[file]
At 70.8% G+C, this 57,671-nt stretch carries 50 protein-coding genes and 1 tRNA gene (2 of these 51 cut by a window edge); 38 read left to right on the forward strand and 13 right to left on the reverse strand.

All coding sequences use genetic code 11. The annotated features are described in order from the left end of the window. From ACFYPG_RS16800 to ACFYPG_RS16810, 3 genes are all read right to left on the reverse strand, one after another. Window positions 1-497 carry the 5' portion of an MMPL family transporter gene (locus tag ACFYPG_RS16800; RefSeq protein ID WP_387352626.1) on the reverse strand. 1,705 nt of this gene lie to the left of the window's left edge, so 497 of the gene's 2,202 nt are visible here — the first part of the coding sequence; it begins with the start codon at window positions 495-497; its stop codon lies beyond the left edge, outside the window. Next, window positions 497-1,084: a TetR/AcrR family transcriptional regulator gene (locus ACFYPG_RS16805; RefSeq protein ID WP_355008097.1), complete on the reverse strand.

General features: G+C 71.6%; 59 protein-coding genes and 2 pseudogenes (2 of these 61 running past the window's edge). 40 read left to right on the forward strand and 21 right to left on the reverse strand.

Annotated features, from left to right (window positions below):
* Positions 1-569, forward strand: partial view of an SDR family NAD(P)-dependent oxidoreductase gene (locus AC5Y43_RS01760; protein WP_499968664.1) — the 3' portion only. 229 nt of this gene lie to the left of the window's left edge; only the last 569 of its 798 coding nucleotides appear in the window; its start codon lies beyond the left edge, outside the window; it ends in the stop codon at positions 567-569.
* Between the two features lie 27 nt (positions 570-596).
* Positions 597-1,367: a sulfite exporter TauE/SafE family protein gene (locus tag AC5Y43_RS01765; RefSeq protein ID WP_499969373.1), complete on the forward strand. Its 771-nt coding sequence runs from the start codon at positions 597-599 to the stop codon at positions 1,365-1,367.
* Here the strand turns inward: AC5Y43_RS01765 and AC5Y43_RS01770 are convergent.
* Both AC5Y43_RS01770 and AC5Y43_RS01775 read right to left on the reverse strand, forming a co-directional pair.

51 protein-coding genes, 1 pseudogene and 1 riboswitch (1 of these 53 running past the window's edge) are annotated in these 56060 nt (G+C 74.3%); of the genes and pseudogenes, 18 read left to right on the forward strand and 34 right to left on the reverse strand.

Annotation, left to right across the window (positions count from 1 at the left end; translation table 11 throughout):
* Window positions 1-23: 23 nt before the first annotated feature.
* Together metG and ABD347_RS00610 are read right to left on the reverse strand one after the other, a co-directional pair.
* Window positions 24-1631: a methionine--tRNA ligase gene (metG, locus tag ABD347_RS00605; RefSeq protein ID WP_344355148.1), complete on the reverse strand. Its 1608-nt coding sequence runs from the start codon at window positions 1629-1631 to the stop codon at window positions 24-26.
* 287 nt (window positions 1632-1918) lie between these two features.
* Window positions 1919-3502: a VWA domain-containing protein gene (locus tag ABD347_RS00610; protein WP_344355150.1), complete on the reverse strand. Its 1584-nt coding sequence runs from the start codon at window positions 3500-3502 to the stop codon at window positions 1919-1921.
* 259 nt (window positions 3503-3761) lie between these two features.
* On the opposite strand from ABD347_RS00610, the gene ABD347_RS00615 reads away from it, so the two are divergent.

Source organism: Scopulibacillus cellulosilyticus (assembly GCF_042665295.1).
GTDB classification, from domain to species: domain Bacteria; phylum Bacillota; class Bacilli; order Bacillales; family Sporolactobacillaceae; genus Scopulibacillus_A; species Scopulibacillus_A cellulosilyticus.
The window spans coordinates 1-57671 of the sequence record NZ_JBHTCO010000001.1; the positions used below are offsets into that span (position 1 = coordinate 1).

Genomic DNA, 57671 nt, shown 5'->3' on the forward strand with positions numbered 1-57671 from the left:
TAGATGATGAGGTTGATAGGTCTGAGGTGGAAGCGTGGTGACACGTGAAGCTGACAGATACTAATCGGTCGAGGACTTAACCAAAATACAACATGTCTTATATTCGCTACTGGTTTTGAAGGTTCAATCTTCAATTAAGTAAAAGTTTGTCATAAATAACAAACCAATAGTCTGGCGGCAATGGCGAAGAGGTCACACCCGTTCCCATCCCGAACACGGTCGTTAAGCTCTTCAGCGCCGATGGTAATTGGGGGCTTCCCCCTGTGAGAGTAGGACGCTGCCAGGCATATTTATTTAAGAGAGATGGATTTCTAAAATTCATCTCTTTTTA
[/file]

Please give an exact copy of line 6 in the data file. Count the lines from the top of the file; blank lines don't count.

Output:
* Between the two features lie 27 nt (positions 570-596).